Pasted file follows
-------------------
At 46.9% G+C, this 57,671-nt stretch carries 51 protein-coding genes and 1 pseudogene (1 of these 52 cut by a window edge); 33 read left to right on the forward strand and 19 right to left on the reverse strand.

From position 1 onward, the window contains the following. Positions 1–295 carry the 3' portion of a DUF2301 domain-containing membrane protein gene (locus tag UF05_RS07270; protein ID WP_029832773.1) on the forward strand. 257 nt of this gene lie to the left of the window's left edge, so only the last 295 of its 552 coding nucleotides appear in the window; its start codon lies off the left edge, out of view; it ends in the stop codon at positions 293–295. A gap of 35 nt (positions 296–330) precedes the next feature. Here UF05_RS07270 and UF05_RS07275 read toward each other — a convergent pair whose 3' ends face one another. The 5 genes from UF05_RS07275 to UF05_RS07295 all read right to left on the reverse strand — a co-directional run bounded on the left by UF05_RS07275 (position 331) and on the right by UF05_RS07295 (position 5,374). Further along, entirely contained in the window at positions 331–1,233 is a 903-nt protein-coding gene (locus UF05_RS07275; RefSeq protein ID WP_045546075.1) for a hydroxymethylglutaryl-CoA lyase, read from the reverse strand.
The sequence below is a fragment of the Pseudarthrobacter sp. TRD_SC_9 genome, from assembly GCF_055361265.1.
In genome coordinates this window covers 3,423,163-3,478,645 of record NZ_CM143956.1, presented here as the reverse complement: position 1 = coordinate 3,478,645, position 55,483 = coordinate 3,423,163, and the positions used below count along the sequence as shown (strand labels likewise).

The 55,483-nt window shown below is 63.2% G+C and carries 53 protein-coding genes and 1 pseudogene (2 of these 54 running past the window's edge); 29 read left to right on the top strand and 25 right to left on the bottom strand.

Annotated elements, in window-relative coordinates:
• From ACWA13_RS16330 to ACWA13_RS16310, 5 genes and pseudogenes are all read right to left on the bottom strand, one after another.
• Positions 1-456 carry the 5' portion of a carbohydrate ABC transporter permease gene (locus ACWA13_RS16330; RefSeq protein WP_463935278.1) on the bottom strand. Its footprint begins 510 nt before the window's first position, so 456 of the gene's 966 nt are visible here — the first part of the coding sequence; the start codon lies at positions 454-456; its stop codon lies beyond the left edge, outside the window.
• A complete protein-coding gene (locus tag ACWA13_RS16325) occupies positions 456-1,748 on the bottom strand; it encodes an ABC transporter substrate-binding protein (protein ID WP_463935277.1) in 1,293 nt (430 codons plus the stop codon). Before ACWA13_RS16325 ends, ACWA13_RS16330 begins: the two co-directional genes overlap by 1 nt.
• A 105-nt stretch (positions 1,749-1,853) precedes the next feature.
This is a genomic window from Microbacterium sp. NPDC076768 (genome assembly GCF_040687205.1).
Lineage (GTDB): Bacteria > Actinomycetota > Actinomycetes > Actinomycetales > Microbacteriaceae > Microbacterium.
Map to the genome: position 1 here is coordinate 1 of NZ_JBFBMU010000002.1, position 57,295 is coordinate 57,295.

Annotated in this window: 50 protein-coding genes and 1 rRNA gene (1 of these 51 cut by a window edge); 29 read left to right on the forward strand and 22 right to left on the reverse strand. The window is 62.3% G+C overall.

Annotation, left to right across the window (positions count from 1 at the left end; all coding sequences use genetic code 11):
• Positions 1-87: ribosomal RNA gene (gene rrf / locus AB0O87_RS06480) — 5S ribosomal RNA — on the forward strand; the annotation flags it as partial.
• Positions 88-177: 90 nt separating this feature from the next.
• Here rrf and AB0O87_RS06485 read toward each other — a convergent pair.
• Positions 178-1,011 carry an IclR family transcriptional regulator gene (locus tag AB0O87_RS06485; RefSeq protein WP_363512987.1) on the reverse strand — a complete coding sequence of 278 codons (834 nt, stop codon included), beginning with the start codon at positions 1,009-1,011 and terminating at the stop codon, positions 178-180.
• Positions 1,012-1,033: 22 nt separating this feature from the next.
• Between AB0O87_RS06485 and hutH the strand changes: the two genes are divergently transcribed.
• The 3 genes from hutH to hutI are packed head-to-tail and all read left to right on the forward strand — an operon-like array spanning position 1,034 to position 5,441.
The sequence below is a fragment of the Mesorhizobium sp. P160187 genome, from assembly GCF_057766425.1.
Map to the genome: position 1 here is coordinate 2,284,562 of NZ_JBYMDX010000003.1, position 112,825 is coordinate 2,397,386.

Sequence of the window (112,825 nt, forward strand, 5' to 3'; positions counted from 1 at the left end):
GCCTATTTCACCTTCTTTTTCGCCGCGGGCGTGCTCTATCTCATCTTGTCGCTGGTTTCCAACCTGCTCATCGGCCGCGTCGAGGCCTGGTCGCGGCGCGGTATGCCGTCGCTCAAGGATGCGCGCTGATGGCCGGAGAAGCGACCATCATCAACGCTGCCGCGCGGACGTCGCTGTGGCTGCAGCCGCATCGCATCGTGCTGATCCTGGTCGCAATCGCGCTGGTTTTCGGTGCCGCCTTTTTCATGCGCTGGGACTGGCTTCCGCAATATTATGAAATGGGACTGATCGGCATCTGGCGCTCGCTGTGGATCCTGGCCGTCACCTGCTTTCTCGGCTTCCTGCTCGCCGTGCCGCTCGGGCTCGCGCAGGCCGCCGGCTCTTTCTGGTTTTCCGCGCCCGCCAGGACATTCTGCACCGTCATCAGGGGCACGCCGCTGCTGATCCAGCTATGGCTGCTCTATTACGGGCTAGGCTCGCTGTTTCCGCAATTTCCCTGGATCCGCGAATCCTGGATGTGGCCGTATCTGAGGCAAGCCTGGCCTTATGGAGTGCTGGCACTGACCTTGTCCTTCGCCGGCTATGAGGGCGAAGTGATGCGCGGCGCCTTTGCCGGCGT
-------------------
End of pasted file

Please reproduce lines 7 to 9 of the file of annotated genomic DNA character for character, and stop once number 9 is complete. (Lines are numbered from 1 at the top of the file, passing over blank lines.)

• From ACWA13_RS16330 to ACWA13_RS16310, 5 genes and pseudogenes are all read right to left on the bottom strand, one after another.
• Positions 1-456 carry the 5' portion of a carbohydrate ABC transporter permease gene (locus ACWA13_RS16330; RefSeq protein WP_463935278.1) on the bottom strand. Its footprint begins 510 nt before the window's first position, so 456 of the gene's 966 nt are visible here — the first part of the coding sequence; the start codon lies at positions 454-456; its stop codon lies beyond the left edge, outside the window.
• A complete protein-coding gene (locus tag ACWA13_RS16325) occupies positions 456-1,748 on the bottom strand; it encodes an ABC transporter substrate-binding protein (protein ID WP_463935277.1) in 1,293 nt (430 codons plus the stop codon). Before ACWA13_RS16325 ends, ACWA13_RS16330 begins: the two co-directional genes overlap by 1 nt.